Michael O’Neill, portrait photographer, who shot Clinton in Washington for the New York Times Magazine in 1993: “The article in the New York Times Magazine was about ‘Saint Hillary.’ Magically, that day she appeared in white, perfect and saintly! Her purpose in life was to make things better, her goals lofty and pure.”
Timothy Greenfield-Sanders, photographer, who shot Clinton in Washington for Elle on March 4, 1994: “This session with First Lady Hillary Clinton was at the White House in 1994. It was going okay, but I could feel handlers behind me nixing the poses that I was suggesting. I’m not big on profile shots but I adjusted my light, asked Mrs. Clinton to look away in profile and at the last minute, I said, ‘Think of our mutual friend, Brian d’Amato.’ She burst into a big smile, a real one… and I clicked the shutter on my 8×10 Deardorff. Mrs. Clinton had once been Brian’s babysitter.”
Harry Benson, photojournalist, who shot Hillary in Washington for People in 1995: “I have photographed Hillary Clinton many times — before, during and after her days in the White House. I like this photograph taken in the Blue Room in 1995 because Hillary looks happy and relaxed — like that is where she belongs. She dressed the part — wearing navy blue to compliment the room she had just redecorated.”
Chuck Close, photographer, who shot Hillary for the New York Times Magazine in 1999: “In the chaos of The White House with everyone wanting a piece of Hillary Clinton, she remained an island of calm and helped me produce this and other images. I can’t believe how easy she managed to make the shoot.”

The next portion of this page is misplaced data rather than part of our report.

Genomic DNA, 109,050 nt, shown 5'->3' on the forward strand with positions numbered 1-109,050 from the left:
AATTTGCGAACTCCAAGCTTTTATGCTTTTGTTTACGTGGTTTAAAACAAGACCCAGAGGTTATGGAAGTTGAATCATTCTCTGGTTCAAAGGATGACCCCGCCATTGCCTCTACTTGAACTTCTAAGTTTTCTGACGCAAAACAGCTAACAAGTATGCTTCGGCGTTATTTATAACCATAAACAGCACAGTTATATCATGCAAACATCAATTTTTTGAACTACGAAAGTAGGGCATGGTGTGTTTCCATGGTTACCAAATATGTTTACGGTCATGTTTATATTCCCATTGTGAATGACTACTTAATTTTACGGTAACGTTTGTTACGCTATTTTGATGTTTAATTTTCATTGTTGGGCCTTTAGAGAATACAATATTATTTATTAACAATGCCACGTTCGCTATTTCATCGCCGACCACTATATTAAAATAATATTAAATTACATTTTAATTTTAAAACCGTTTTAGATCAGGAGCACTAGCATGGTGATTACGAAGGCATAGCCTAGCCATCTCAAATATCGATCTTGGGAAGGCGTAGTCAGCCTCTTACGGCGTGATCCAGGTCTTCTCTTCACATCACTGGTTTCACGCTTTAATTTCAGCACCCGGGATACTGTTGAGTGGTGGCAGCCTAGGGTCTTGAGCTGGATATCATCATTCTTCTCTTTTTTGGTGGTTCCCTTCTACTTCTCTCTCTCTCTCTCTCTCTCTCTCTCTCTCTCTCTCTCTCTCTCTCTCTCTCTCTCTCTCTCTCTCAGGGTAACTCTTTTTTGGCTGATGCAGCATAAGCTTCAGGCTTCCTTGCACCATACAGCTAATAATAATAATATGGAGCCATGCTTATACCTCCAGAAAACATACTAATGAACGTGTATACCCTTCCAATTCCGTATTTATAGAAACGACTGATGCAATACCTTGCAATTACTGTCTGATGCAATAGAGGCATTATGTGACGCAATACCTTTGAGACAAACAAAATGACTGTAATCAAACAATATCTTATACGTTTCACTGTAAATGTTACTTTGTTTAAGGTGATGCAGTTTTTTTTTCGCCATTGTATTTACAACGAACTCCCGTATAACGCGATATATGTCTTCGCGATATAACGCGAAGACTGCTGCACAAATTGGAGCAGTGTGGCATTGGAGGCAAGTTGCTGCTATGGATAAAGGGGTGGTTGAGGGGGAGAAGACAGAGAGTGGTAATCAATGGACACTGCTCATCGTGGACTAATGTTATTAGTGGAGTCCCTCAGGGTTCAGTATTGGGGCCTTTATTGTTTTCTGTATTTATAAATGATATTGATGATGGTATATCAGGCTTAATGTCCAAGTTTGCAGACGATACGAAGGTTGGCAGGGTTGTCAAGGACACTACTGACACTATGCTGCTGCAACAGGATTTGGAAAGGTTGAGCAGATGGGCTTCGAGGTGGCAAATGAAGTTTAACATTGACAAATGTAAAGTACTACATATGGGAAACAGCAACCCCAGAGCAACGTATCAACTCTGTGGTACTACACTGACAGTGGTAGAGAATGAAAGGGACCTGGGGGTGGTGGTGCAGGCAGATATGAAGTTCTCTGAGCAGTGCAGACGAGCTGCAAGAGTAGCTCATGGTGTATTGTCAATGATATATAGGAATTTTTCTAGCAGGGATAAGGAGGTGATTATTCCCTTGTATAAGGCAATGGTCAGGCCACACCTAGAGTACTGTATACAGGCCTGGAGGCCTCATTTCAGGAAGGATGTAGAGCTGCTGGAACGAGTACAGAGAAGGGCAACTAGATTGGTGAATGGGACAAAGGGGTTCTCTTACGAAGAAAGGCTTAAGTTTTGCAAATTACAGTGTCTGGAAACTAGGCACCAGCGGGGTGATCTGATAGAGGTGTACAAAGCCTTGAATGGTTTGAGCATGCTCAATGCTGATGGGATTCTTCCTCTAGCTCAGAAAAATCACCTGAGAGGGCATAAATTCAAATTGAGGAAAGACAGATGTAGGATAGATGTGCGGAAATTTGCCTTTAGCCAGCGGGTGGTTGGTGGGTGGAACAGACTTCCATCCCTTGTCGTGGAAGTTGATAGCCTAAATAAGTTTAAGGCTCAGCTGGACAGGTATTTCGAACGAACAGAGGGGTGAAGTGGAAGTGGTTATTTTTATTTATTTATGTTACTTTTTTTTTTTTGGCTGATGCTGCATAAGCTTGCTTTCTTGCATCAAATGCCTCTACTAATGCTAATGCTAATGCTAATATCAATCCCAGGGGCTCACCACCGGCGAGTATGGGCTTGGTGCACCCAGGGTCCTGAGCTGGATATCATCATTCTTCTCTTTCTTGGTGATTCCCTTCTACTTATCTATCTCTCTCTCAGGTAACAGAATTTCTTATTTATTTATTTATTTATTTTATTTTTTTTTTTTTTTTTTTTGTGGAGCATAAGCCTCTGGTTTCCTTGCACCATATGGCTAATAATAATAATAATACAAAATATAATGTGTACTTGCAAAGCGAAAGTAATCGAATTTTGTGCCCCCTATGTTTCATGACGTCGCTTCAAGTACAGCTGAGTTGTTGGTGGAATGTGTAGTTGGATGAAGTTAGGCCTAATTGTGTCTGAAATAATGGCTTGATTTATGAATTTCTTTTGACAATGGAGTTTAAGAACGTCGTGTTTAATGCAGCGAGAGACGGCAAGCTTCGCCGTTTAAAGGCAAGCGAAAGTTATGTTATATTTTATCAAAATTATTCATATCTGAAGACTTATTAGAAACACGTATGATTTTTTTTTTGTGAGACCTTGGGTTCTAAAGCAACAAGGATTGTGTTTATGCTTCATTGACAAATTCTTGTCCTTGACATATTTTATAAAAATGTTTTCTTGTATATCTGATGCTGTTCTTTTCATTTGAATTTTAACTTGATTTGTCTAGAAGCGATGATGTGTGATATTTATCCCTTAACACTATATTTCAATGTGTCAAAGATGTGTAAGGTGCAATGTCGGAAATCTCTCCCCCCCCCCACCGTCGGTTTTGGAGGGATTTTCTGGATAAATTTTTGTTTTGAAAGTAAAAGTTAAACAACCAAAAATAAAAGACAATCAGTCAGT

As told by Martin Bell, husband of Mary Ellen Mark (1940-2015), photographer, who shot Clinton in New York City for New York Magazine in 2000: “Mary Ellen took this portrait for New York Magazine when Hillary was running for the Senate in 2000. It was shot at Industria Studios in the West Village. Because of her status as the former First Lady there was lots of security. Mary Ellen especially liked the bomb-sniffing dogs.”
Platon, photographer, who shot Clinton in New York for the New York Times Magazine on Sept. 12, 2005: “I took this picture of Hillary at a march in New York. She was wearing a sash, which said ‘Honorary Guest.’ As she’s surrounded by the usual hangers-on in the crowd, I noticed in the background Huma Abedin wearing her signature dark sunglasses, never too far away from Mrs. Clinton. This is the closest I could get to Hillary. As of yet, Hillary has still not granted me a private studio portrait sitting. Perhaps, compared with Donald Trump, she is more guarded. Perhaps she is more cautious in exposing all facets of her character. Donald Trump has played an all-access – for better or worse – approach in the last year, and Hillary, conversely, has been more controlling and hesitant. In my opinion, both approaches have risks. Saying too much, or not saying enough.”